Thursday, September 22, 2011

Of executions, Dvorak, and language

Hey Comrades,

Well, it's been quite a week since we've talked last.

With a name and news that requires no introduction, Troy Davis was executed late last night. I don't even know what to say.

Which brings me to the next topic.

I had the privilege of attending a concert of Dvorak's 9th symphony last weekend. If you haven't heard it, check out the first movement here:

I went with my dad and 85 year old grandma, and it was a superb show. The music literally moved me to tears.

It reached inside me and talked to me. The neat thing was - concrete ideas or words weren't expressed, just the feelings.

It seems as if, in the face of tremendous injustice or great pain, this wordless, abstract communication is what's needed to heal. I wonder if it's sort of like our bodies. We don't go to our cells and say "Hey! Start healing!" They operate on their own, and while ideas and concepts certainly make a difference, it's of a different plane.

With Troy, there's much to be done. After all, it appears that our justice system is broken - and I don't just mean about this particular case. Moreover, the need for mechanized killing is indicative of a larger problem with society as a whole. So while there's the tangible issues to be addressed, there's also the sadness of injustice, and loss for both families. Maybe it's time to sit quietly for a minute, and play and listen.

The symphony was held in the National Museum of the American Indian. It's a beautiful building, and actually very quite fitting for the piece of music. Dvorak was inspired by many native American elements.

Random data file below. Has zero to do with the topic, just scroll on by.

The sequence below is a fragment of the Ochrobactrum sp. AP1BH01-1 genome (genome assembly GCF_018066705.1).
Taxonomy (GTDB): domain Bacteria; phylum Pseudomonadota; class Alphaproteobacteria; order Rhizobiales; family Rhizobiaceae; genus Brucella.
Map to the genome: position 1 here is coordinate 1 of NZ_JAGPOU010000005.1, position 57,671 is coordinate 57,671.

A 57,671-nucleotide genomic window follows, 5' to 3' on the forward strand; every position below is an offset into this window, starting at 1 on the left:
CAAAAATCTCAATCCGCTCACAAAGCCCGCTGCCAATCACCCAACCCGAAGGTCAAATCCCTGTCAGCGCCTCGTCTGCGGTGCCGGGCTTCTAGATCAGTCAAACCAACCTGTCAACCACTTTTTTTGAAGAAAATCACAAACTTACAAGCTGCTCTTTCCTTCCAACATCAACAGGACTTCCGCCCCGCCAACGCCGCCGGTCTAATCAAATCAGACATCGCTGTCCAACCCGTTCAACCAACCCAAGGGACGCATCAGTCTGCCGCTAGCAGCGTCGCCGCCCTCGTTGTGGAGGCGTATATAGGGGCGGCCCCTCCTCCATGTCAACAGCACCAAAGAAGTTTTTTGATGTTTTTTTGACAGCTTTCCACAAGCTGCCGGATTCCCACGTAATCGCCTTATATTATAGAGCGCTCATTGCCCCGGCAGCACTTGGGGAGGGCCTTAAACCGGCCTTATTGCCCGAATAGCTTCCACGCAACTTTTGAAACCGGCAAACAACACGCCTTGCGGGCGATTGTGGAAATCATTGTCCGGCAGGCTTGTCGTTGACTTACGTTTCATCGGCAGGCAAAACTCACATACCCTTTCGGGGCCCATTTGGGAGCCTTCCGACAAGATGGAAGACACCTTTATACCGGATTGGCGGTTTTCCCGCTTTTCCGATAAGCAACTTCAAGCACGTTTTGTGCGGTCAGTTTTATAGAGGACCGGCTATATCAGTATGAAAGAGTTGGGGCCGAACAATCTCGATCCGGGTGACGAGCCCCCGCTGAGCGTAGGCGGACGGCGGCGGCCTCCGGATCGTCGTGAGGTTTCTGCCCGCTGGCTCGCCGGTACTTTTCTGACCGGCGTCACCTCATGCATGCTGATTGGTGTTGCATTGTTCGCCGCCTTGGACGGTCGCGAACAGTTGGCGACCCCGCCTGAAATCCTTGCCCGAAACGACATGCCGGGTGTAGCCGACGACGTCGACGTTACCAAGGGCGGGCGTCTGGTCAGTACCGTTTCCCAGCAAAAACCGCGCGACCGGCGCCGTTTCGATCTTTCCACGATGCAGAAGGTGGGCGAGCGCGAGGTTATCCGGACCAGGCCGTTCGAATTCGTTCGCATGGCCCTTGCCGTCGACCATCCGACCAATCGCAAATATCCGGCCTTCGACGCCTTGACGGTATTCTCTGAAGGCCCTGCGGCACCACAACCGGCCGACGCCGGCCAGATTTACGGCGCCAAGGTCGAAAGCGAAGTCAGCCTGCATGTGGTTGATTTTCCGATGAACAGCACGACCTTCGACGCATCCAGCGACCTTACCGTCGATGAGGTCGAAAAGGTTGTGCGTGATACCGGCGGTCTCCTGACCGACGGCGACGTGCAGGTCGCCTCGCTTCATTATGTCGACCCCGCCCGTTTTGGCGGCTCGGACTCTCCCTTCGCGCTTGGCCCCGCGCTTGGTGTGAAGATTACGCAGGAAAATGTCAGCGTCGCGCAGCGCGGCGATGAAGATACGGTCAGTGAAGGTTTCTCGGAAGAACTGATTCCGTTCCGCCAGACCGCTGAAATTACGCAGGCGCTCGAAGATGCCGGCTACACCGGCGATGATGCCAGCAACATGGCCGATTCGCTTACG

However, the building is a sad place, too. Looking out the front doors, you stare at the United States Capitol building - the very same institution that created the need for a museum. I find it more of a memorial.

As I listened to conductor Murray Sidlin explain the Indian influences in the piece, I looked around, and wondered what it would be like if the tables were turned, and another culture obliterated us rock musicians. Would they write a symphony, and say "Now listen to the third part in the second movement, where you can clearly hear a tribute to "Back in Black" and an overriding sense of aggression conveyed through fifth chords."

Then, the music started speaking, and I listened as I looked around at the ghosts of the cultures.

It was a lot to take in. This whole week has been a lot to take in. Strike that, the whole world is a lot to take in.

I think I'll go do some listening and see what the music has to say.

- Josh

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